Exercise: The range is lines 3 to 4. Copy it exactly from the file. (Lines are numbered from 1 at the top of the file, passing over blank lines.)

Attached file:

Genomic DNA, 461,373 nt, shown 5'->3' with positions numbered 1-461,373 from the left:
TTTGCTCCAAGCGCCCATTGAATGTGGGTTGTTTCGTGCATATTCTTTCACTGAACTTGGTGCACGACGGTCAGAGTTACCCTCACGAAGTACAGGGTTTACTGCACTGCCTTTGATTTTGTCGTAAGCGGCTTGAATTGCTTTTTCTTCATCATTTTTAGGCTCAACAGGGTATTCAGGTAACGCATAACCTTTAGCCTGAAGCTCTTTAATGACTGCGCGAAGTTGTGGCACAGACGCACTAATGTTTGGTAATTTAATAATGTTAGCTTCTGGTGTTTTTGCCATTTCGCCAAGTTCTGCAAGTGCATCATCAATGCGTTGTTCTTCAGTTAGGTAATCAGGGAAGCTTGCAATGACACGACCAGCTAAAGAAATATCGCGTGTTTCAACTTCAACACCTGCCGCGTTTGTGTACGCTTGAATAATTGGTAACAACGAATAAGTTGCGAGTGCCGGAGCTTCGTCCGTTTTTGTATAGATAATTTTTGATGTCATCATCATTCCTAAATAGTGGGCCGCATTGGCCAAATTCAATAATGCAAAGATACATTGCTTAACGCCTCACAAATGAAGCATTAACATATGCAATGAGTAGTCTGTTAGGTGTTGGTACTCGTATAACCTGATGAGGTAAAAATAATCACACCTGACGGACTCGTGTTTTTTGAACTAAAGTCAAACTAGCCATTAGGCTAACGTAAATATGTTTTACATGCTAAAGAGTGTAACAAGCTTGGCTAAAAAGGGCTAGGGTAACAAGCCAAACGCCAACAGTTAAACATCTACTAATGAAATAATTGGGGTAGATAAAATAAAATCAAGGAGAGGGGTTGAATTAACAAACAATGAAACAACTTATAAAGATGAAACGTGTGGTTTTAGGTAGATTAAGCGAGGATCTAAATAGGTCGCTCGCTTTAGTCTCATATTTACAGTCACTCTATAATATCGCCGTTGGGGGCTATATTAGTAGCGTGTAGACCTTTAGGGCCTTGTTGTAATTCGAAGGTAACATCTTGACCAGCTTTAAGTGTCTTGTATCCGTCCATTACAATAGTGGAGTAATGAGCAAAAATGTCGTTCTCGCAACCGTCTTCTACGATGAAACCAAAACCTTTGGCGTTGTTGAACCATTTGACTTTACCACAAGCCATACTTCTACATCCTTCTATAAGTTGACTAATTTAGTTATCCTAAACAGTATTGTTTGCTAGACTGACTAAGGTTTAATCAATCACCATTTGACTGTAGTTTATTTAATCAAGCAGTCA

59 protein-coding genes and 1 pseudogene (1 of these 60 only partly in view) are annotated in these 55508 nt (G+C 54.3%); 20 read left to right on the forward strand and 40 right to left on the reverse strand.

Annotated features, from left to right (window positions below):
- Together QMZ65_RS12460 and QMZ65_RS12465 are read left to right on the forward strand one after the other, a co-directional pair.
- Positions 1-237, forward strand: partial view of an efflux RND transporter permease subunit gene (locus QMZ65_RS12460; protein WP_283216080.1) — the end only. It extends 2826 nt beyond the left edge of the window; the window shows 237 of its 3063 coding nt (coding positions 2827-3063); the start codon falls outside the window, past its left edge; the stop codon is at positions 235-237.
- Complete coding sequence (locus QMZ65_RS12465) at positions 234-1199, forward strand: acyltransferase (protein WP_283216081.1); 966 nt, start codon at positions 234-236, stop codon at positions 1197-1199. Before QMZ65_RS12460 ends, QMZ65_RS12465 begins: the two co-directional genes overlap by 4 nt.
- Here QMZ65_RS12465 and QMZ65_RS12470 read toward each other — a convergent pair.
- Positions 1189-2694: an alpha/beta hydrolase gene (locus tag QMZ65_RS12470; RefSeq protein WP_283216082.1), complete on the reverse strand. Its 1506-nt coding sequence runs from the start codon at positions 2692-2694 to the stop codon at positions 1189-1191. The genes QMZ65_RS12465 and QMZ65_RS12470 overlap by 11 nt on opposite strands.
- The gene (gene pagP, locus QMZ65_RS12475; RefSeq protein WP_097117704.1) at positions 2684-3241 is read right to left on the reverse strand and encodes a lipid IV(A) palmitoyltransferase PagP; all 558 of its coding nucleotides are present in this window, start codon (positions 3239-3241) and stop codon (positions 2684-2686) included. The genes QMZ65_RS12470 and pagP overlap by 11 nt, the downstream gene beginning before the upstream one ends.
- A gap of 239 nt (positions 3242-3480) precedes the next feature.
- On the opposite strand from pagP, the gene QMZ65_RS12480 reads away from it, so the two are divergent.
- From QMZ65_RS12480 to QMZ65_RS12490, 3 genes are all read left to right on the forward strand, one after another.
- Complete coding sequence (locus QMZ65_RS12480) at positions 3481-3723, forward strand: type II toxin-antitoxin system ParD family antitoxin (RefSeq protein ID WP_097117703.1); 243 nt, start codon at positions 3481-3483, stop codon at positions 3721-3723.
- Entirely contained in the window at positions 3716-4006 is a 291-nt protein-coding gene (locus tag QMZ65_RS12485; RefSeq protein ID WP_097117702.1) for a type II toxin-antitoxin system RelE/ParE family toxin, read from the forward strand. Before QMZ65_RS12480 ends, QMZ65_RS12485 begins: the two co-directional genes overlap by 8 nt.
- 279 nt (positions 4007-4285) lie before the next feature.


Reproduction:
59 protein-coding genes and 1 pseudogene (1 of these 60 only partly in view) are annotated in these 55508 nt (G+C 54.3%); 20 read left to right on the forward strand and 40 right to left on the reverse strand.

Annotated features, from left to right (window positions below):